The bond between an individual and a dog is important and special. This bond is even more important for service dogs and their handlers. There are two main kinds of service dogs: dogs that assist their handlers with a variety of physical challenges (such as mobility, vision, hearing, and/or seizure disorders) and dogs that assist their handlers with a variety of psychiatric challenges (such as PTSD).
Each service dog is selected for a specific “handler” based on the dog’s temperament and the handler’s needs. Some programs even have their own breeding programs to help produce suitable dogs. Once a dog is chosen, it can take as much as two years of training the dog to become a service dog. During that time, the dog lives with “foster parents” who are trained to raise service dogs. During this period the following characteristics are used to decide whether the dog will make a good service dog: health, potential for long life, and temperament. Basically, the dog has to have a “servant’s heart”—that is, be eager to please, easy to train, and have the right disposition.
Each service dog training program is different. In general, however, after puppies are born, they are socialized for a few months with the help of active-duty Warfighters, civilian volunteers, and/or recovering Warfighters (one program calls them “Puppy Petters”). Then the real training follows with experienced trainers; its length varies depending on the type of training needed. Once a service dog has met certain training criteria, then the dog is matched to a handler. (Check out this infographic from Warrior Canine Connection to learn more about how their program trains service dogs.)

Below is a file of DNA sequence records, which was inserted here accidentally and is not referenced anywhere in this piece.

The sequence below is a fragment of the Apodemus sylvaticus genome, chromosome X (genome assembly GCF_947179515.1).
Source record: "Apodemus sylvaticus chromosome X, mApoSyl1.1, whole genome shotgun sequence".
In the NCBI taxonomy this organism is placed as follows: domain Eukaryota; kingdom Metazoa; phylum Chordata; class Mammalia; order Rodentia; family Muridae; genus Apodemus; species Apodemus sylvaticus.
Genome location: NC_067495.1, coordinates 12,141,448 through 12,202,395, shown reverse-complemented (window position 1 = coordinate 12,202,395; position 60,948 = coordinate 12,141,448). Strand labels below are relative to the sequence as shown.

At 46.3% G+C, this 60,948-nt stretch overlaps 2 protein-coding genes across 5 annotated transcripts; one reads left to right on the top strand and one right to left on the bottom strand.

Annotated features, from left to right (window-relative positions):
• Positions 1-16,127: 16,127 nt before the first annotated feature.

The first week together, the handler usually keeps the dog on a leash all the time—called the “umbilical process.” This helps the dog learn who it will be connected to from that time forward. The relationship is then cultivated such that the close bond that develops between the service dog and handler provides significant benefits to the individual. Service dogs can help handlers overcome physical disabilities, facilitate social interactions, and/or provide therapeutic benefits by calming and connecting with their handler.
Since service dogs have specific missions, you can’t treat them just like another dog when you run into one in public. If you see a service dog, the best choice is not to interrupt while the dog is working, but if you want to interact with it, the most important thing to remember is always ask the handler first if you can approach the dog and wait for an answer. Don’t assume you can pet the dog. Don’t be offended if the answer is no; that means the dog is busy and working. Keeping this rule in mind can help keep service dogs (and their handlers) stay focused on their missions, not on you!